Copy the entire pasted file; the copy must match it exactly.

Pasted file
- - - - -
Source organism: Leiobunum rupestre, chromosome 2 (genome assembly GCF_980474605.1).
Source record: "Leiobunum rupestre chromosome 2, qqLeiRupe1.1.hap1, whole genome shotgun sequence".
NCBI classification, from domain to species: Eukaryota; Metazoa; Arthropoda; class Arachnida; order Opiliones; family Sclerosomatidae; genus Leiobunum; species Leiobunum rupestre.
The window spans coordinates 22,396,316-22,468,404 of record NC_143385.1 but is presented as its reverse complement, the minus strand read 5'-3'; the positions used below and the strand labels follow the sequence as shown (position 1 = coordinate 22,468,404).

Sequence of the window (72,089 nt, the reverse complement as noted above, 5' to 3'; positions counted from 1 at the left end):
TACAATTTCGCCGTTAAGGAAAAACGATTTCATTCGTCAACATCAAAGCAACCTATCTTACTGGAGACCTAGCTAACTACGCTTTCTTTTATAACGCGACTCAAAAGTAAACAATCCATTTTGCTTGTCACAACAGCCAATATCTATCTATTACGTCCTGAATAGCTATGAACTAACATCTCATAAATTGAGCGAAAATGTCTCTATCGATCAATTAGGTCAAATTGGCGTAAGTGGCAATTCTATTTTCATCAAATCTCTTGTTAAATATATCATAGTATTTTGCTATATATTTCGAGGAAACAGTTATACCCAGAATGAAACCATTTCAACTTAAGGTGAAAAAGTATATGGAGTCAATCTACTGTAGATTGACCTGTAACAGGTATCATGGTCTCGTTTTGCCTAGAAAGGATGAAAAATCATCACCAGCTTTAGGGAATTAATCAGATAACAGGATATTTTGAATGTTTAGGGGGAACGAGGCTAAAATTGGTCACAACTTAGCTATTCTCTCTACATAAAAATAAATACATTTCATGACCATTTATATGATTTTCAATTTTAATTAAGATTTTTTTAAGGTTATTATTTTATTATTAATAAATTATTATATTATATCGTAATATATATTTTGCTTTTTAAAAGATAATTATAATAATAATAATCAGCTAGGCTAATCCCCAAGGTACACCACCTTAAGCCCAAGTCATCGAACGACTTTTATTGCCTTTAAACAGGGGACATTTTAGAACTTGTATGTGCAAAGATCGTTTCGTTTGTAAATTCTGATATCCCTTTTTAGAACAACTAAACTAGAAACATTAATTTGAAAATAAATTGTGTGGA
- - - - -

Source organism: Leiobunum rupestre, chromosome 2 (genome assembly GCF_980474605.1).
Source record: "Leiobunum rupestre chromosome 2, qqLeiRupe1.1.hap1, whole genome shotgun sequence".
NCBI classification, from domain to species: Eukaryota; Metazoa; Arthropoda; class Arachnida; order Opiliones; family Sclerosomatidae; genus Leiobunum; species Leiobunum rupestre.
The window spans coordinates 22,396,316-22,468,404 of record NC_143385.1 but is presented as its reverse complement, the minus strand read 5'-3'; the positions used below and the strand labels follow the sequence as shown (position 1 = coordinate 22,468,404).

Sequence of the window (72,089 nt, the reverse complement as noted above, 5' to 3'; positions counted from 1 at the left end):
TACAATTTCGCCGTTAAGGAAAAACGATTTCATTCGTCAACATCAAAGCAACCTATCTTACTGGAGACCTAGCTAACTACGCTTTCTTTTATAACGCGACTCAAAAGTAAACAATCCATTTTGCTTGTCACAACAGCCAATATCTATCTATTACGTCCTGAATAGCTATGAACTAACATCTCATAAATTGAGCGAAAATGTCTCTATCGATCAATTAGGTCAAATTGGCGTAAGTGGCAATTCTATTTTCATCAAATCTCTTGTTAAATATATCATAGTATTTTGCTATATATTTCGAGGAAACAGTTATACCCAGAATGAAACCATTTCAACTTAAGGTGAAAAAGTATATGGAGTCAATCTACTGTAGATTGACCTGTAACAGGTATCATGGTCTCGTTTTGCCTAGAAAGGATGAAAAATCATCACCAGCTTTAGGGAATTAATCAGATAACAGGATATTTTGAATGTTTAGGGGGAACGAGGCTAAAATTGGTCACAACTTAGCTATTCTCTCTACATAAAAATAAATACATTTCATGACCATTTATATGATTTTCAATTTTAATTAAGATTTTTTTAAGGTTATTATTTTATTATTAATAAATTATTATATTATATCGTAATATATATTTTGCTTTTTAAAAGATAATTATAATAATAATAATCAGCTAGGCTAATCCCCAAGGTACACCACCTTAAGCCCAAGTCATCGAACGACTTTTATTGCCTTTAAACAGGGGACATTTTAGAACTTGTATGTGCAAAGATCGTTTCGTTTGTAAATTCTGATATCCCTTTTTAGAACAACTAAACTAGAAACATTAATTTGAAAATAAATTGTGTGGA